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Figure 4. Comparison of new, immature specimen and ‘adult’ skull of Pachyrhinosaurus perotorum.

A. DMNH 21460, Pachyrhinosaurus perotorum incomplete nasal superimposed on line drawing of hypothetical immature individual skull. B, DMNH 22558, Pachyrhinosaurus perotorum incomplete skull of mature individual. Both images in left lateral view and to scale. Scale bar equals 50 cm.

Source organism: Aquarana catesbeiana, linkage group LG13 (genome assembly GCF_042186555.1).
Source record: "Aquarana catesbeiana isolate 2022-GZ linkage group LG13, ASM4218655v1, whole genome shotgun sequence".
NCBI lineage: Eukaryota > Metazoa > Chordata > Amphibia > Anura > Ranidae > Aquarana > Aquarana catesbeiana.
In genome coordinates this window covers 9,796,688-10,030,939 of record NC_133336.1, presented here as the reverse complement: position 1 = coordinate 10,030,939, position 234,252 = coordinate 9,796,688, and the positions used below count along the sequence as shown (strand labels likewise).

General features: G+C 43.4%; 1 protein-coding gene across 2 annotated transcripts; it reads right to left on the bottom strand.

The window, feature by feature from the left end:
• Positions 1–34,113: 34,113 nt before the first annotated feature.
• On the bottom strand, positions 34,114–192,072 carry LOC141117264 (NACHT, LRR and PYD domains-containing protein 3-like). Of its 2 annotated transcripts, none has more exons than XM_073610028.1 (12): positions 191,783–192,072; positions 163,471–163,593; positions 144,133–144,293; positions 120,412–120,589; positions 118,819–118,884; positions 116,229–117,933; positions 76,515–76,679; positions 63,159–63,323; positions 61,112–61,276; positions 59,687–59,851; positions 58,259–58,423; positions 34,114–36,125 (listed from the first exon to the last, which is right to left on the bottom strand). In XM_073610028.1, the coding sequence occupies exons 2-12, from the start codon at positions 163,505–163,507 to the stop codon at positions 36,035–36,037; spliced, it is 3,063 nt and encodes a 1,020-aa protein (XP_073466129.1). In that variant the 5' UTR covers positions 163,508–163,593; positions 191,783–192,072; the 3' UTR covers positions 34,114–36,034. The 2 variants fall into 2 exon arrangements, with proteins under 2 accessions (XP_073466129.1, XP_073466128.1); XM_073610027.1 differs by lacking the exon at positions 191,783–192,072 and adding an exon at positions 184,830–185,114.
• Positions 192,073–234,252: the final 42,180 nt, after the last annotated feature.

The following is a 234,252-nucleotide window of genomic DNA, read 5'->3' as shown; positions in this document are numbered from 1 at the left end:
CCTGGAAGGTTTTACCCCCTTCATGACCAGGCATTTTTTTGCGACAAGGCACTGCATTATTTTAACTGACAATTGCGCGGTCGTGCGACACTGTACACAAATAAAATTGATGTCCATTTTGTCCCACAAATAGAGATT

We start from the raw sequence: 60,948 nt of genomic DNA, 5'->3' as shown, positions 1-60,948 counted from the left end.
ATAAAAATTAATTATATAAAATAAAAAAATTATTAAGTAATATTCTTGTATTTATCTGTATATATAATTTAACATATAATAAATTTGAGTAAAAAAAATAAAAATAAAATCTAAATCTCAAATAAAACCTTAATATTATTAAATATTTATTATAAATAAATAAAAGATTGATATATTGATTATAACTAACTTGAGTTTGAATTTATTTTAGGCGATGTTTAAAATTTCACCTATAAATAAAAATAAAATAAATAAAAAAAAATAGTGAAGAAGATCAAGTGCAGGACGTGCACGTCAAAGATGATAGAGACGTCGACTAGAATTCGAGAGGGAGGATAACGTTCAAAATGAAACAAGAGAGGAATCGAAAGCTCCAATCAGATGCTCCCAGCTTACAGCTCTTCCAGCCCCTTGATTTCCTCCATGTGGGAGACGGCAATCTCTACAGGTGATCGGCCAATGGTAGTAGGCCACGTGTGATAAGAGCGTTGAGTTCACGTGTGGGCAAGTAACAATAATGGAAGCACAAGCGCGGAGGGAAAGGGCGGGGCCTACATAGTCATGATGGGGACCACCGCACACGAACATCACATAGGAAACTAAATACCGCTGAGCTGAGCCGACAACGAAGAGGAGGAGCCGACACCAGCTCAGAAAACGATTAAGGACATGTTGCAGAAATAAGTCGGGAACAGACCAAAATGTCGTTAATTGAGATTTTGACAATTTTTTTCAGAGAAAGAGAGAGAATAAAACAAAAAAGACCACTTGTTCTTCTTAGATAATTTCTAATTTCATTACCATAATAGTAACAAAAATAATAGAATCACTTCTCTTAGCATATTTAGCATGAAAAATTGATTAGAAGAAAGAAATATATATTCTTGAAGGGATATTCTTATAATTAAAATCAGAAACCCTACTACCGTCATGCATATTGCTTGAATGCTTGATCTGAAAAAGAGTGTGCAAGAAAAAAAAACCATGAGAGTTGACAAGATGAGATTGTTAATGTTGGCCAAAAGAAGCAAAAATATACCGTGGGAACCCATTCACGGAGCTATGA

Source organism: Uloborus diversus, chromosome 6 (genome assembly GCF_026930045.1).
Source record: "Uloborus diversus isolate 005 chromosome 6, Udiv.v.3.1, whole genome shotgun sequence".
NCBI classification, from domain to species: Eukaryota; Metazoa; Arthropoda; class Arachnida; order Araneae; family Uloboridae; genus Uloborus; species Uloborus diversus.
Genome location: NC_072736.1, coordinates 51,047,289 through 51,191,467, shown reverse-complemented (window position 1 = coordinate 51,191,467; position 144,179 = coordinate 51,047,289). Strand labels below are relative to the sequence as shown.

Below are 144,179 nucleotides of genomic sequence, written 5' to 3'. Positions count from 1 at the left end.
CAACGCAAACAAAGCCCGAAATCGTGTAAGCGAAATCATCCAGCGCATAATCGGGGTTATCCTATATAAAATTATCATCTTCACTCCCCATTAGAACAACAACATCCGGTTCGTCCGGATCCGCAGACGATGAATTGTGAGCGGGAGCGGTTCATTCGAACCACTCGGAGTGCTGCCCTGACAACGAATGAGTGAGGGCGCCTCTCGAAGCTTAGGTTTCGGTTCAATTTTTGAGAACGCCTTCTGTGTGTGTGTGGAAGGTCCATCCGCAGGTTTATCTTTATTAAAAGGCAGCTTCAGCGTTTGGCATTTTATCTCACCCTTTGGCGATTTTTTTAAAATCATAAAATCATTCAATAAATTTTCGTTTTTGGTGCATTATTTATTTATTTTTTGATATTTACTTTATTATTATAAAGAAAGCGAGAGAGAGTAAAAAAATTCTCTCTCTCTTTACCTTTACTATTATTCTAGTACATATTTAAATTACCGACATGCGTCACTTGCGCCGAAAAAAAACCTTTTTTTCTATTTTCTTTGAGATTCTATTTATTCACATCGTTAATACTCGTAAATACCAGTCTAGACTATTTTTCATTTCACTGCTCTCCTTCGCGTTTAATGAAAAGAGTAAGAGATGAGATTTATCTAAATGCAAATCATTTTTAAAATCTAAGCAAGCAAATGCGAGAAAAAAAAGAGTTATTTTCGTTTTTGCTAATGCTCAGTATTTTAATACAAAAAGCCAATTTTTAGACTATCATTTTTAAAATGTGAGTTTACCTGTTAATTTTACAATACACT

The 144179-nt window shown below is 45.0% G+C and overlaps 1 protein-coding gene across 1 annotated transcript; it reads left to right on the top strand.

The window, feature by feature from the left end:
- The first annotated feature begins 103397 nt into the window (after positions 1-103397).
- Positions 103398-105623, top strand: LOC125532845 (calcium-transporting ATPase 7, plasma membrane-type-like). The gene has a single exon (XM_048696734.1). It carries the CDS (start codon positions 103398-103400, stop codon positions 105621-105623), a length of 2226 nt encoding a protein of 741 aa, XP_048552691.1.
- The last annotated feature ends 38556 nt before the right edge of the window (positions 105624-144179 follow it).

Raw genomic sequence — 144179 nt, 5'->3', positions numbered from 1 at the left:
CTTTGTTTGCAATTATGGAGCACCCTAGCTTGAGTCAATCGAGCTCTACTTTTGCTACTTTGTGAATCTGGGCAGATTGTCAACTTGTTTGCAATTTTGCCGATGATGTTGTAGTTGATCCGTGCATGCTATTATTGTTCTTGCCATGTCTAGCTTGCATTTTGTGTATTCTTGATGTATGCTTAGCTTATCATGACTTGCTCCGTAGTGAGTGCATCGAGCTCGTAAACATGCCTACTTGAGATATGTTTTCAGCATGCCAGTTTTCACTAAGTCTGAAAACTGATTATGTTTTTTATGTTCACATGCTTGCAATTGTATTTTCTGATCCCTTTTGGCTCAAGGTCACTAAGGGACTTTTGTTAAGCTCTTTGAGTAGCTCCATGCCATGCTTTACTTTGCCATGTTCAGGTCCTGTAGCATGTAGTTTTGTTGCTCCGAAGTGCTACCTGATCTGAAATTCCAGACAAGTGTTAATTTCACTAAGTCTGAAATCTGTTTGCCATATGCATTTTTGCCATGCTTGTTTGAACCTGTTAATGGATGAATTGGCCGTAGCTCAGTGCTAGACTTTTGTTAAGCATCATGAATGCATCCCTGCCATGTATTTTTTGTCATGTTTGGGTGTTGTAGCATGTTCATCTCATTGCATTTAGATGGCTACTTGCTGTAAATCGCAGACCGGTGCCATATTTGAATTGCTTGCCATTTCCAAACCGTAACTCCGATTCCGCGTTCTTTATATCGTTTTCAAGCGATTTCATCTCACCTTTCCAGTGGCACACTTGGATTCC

doi:10.1371/journal.pone.0065802.g004